the significant impact climate change may have on infrastructure in the Arctic. Also of key importance is the effective management of energy supply and energy networks. 6.1 Resource Development 6.1.1 Overview Having been assessed as one of the world’s last frontiers for both renewable and non-renewable resource development, there is a growing global interest in the region’s oil and gas and mineral wealth. Much of this potential has yet to be realized due to the environmental, technological and logistical challenges of operating in the north. Yet, resource development is a fundamental policy priority for each of the Arctic states, with significant investment on the part of state government and private companies in offshore development in both the Barents and Beaufort Seas. Non-Arctic states are also intending on profiting from the region’s economic development. Arctic energy has already been identified as an important cornerstone for growing Asian markets, especially China and India. Resource development potential in the US and Canadian Arctic has been a catalyst for increased public and private interest in the region. Within the US, the expansion of the North Slope project and emerging opportunities in the Beaufort Sea has put pressure on government agencies and regulatory bodies to approve development, and development in the Barents Sea is progressing rapidly. Within Canada, opportunity in the Beaufort is matched by other major development projects like Baffinland’s Mary Rive Project (iron ore), the mining exploration boom in Nunavut and Yukon, and on-shore gas potential in both Yukon and Northwest Territories (GRID Arendal, February 2012). In Europe, the oil and gas industry is the key area for resource development in terms of both activities underway and revenue. Companies currently involved in the Arctic energy business include Gazprom and Rosneft (Russia), BP and Shell (UK), Statoil (Norway), Exxon Mobile, Chevron and ConocoPhillips (US). Russia is known to have approximately 90% of the Arctic’s proven oil reserves with the remaining found in Canada, Greenland, Alaska and Norway (ArticCOM Consortium, 2011). Mineral and metal extraction is also underway in Russia, Canada, Greenland and Svalbard (coal). There is also a large number of mineral deposits of significant interest on the Arctic Ocean and Barents Sea floor which have remained until now largely inaccessible. The economic and technical viability of exploration has been proven and extraction activities are now underway, particularly by Norway and Russia. Agriculture and fisheries have also become priority areas with an increased focus on modernization, restructuring and privatization of the agriculture and agro-industrial sectors. In fisheries in particular, the EU is focusing on fisheries cooperation with all states around the Baltic Sea. 6.1.2 Policy Economic development is among the main policy priorities of all the Arctic states as well as the EU. Generally this refers to exploitation of natural resources, both renewable resources such as fisheries, forestry and marine mammals, and non-renewable ones, particularly fossil energy resources, and different kinds of economic activities in and dealing with the Arctic (e.g., tourism,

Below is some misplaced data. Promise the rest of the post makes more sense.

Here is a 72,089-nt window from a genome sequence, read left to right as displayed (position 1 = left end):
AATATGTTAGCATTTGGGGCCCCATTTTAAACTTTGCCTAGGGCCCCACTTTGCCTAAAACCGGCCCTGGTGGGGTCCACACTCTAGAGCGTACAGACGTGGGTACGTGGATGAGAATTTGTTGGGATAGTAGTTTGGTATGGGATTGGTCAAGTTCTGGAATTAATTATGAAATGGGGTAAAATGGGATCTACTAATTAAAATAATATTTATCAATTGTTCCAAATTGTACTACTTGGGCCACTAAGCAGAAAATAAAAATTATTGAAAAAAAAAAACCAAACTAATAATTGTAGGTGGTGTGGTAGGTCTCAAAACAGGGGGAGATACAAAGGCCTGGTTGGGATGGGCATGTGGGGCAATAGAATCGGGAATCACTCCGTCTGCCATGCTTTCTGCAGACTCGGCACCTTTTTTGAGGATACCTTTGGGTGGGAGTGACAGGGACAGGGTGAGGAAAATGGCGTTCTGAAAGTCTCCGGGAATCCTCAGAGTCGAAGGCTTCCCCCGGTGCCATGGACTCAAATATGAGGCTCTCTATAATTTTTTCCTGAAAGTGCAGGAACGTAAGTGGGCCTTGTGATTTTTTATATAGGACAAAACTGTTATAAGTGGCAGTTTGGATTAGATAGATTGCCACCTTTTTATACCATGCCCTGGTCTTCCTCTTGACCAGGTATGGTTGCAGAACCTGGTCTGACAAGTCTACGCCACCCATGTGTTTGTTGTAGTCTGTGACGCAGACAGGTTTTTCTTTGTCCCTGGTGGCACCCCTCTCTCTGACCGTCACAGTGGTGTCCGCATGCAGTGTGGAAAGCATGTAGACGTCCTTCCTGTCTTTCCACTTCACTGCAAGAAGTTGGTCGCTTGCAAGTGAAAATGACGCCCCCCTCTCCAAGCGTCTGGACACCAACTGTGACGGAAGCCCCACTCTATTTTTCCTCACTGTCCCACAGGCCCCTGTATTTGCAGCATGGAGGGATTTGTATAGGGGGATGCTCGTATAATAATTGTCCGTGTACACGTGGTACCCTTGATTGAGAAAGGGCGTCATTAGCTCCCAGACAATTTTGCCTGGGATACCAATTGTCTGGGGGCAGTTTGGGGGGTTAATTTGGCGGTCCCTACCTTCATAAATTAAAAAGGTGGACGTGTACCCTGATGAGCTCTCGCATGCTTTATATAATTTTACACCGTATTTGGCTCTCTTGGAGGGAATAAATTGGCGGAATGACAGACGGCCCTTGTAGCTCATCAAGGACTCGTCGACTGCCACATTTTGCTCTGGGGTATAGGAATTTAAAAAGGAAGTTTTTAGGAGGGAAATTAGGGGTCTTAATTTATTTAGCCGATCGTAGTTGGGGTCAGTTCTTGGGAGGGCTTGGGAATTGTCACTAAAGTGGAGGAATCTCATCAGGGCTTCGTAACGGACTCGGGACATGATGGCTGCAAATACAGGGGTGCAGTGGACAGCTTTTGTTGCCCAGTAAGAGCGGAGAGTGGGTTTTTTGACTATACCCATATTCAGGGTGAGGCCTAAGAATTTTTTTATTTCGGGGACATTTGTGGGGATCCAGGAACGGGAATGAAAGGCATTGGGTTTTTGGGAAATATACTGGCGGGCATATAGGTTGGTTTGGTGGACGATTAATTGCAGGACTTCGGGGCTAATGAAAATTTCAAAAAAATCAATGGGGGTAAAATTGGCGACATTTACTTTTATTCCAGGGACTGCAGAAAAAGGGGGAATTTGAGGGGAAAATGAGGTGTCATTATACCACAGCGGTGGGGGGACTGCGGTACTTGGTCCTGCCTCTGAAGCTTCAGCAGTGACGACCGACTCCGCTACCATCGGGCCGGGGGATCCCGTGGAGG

One of the key priorities in the Arctic has consistently been the balanced development of the area’s rich natural resources with the protection of its fragile northern ecosystem and the values and beliefs of the native communities. Key areas for economic growth include oil and gas, fisheries, tourism, mining and forestry. Significant emphasis is also placed on infrastructure development including aviation, marine and surface transport, modern telecommunications and structures, bearing in the mind